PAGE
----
Home-truth question for JNU’s Jagadesh
2 official accommodations for the past 4 years
- Published 13.01.20, 3:58 AM
- Updated 13.01.20, 1:22 PM
- 3 mins read
Mamidala Jagadesh Kumar, vice-chancellor of JNU where hostel boarders are being asked to pay a hiked fee, has been occupying two official accommodations for the past four years.
Kumar was allotted a house on the JNU campus when he was appointed VC in January 2016, but continues to retain his quarters at IIT Delhi where he is a professor of electrical engineering with specialisation in nano-electronics.
Kumar is on lien from the tech school, where he is expected to return when his JNU tenure expires after one more year.
His retention of the IIT accommodation, however, is based on a now-revoked institute rule that allowed professors to hold on to their quarters for five years if they were appointed vice-chancellors of central universities or directors of other IITs.
IIT Delhi amended this policy in 2017 to reduce the duration of free house retention to one year, for professors appointed administrative heads at other centrally funded institutions.
But Kumar and some others who too are on lien or deputation elsewhere have been exempted from this policy on the ground that their retention of their quarters predated the new norm.
Several academics told The Telegraph that Kumar should not be holding on to his IIT Delhi quarters when most teachers at the institute lack campus accommodation.
This newspaper sent an email to Kumar and JNU spokesperson Poonam Kudesia, and made calls and sent text messages to Kumar’s mobile number, seeking comments. There was no response till Sunday evening.
IIT Delhi has quarters for a little over 300 of its about 500 teachers. To address the shortage, it has rented about 10 private residences in the Hauz Khas area, spending several lakh rupees a year. The rest of the teachers have to fend for themselves.
“It’s absolutely wrong that Professor Kumar has retained two houses when many IIT Delhi teachers have to stay outside,” said A.L. Agarwal, a retired IIT Delhi professor.
“He should have vacated the IIT house immediately after securing accommodation at JNU.”
Agarwal said one could perhaps understand if a professor held on to two houses after being appointed in a different city, “but the distance between IIT Delhi and JNU is not even 1km”.
A senior IIT Delhi official said that after the house-retention policy was changed in 2017, some of the professors on lien outside had argued against the new rule being applied to them. They said they would not have accepted the outside appointment had they known they would have to vacate the old quarters, where some of them had left their families back.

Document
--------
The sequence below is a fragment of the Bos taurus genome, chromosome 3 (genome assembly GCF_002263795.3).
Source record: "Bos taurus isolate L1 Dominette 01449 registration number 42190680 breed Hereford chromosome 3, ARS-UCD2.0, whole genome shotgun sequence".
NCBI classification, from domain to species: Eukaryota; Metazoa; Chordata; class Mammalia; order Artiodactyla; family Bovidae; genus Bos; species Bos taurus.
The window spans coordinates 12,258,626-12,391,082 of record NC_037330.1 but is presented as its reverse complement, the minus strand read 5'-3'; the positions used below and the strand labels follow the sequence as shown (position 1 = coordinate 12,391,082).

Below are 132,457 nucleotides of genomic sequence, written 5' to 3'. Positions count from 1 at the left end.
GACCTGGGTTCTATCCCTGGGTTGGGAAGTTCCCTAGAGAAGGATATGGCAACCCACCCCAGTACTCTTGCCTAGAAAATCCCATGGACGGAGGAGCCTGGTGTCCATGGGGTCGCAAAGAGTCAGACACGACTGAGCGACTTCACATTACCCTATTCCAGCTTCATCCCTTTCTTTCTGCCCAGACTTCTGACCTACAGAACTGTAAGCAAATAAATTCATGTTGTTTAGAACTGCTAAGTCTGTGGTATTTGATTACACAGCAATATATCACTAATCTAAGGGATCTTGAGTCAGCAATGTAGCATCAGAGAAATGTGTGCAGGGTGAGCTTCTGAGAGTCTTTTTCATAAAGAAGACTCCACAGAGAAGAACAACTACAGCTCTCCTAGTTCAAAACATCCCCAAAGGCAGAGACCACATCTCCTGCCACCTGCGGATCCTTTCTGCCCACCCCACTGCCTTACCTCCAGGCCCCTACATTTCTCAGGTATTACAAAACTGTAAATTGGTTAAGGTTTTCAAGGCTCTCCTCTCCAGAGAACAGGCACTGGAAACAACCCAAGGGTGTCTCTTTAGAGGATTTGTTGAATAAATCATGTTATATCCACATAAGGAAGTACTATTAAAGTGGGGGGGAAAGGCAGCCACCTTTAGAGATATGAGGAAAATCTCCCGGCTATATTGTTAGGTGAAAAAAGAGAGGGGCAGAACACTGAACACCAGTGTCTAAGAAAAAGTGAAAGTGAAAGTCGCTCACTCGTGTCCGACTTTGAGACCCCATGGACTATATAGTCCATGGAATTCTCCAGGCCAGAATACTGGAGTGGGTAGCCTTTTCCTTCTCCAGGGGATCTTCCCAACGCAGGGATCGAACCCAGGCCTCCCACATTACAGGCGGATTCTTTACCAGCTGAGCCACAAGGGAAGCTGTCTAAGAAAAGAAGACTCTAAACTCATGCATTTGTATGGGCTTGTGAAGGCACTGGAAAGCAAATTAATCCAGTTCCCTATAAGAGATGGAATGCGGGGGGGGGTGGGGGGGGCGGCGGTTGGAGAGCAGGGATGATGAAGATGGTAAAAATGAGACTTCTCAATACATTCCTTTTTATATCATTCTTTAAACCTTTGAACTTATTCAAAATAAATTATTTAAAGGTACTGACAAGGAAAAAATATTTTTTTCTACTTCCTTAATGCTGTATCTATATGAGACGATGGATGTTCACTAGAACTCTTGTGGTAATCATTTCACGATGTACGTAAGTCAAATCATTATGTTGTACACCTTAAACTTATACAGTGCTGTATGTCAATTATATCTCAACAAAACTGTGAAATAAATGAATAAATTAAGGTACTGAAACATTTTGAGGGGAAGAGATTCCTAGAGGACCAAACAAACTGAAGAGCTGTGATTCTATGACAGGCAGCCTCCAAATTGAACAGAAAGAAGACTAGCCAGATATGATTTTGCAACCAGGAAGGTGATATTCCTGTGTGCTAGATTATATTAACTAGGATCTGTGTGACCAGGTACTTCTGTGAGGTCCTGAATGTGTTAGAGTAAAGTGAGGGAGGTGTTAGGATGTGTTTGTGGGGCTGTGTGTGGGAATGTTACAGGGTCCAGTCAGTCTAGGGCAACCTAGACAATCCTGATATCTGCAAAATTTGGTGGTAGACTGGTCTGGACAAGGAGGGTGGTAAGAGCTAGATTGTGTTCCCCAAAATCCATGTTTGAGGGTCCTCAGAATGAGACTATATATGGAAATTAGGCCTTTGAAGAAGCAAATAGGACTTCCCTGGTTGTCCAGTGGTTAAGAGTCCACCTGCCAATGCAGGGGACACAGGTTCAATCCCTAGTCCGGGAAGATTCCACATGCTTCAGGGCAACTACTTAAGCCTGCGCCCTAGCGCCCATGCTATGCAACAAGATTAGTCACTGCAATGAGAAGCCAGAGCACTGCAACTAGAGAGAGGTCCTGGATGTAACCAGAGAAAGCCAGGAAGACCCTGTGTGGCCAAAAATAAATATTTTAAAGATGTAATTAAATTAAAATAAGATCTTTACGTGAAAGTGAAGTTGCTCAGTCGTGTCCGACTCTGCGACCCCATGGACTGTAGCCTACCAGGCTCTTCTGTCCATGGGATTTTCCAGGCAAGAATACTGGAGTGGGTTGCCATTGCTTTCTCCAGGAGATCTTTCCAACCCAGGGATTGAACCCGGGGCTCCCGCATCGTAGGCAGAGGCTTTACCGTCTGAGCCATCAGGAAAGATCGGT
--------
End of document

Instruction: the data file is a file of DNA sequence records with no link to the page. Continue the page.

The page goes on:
“So, in cases like Professor Kumar’s, we decided not to apply the policy retrospectively,” the official said.
Not everyone at the institute is happy with this logic, a senior IIT Delhi faculty member, who didn’t want to be quoted, told this newspaper.
Rajeev Kumar, a professor at JNU’s School of Computer and System Sciences who teaches academic ethics to research students, said the vice-chancellor should have given up his IIT quarters.
“It’s a matter of ethics. A vice-chancellor or a teacher is a role model for the students. A good administrator practices ethics first and then expects the same behaviour from others,” he said.
Kumar and the other IIT Delhi professors on lien outside who have retained their old quarters have to pay a nominal monthly rent of Rs 1,200. However, the market rate for these houses is about Rs 90,000 — which is what a teacher who resigns and joins a private college has to fork out while retaining his quarters for a short time till he finds new accommodation.
A human resource development ministry official said that a teacher’s lengthy retention of two houses is a loss for the exchequer.
IIT Delhi pays a house rent allowance to teachers whom it cannot provide with quarters. Its inability to allot Kumar’s old quarters to another teacher has inflated its house rent allowance bill.
Kumar’s retention of his IIT quarters for a nominal rent contrasts with the steep hostel fee hike his administration has imposed at JNU, belying its reputation for affirmative action in favour of students from disadvantaged families.
The students, agitating for two-and-a-half months against the hike that was only partially reduced last week, have been saying that the government appeared ready for a climb-down but Kumar was holding out.
One IIT Delhi official sought to justify Kumar’s retention of his old quarters saying he was continuing his association with the tech school.
“Professor Kumar quite often holds early morning classes at the institute. He has many research projects and guides many research scholars here,” he said.
On the other hand, a JNU official said, Kumar has never taught a single class at the university, where he has the option of engaging himself with three different centres.
“According to his specialisation, he can teach at the Special Centre for Nano Science, or the School of Engineering, or the School of Computer and System Sciences. But he never held a single class in the last four years,” he said.
A University Grants Commission official said that vice-chancellors usually did some teaching but there was no compulsion on them.
“The expectation from vice-chancellors is to run their universities smoothly. If they hold classes, it’s good — many vice-chancellors do,” he said.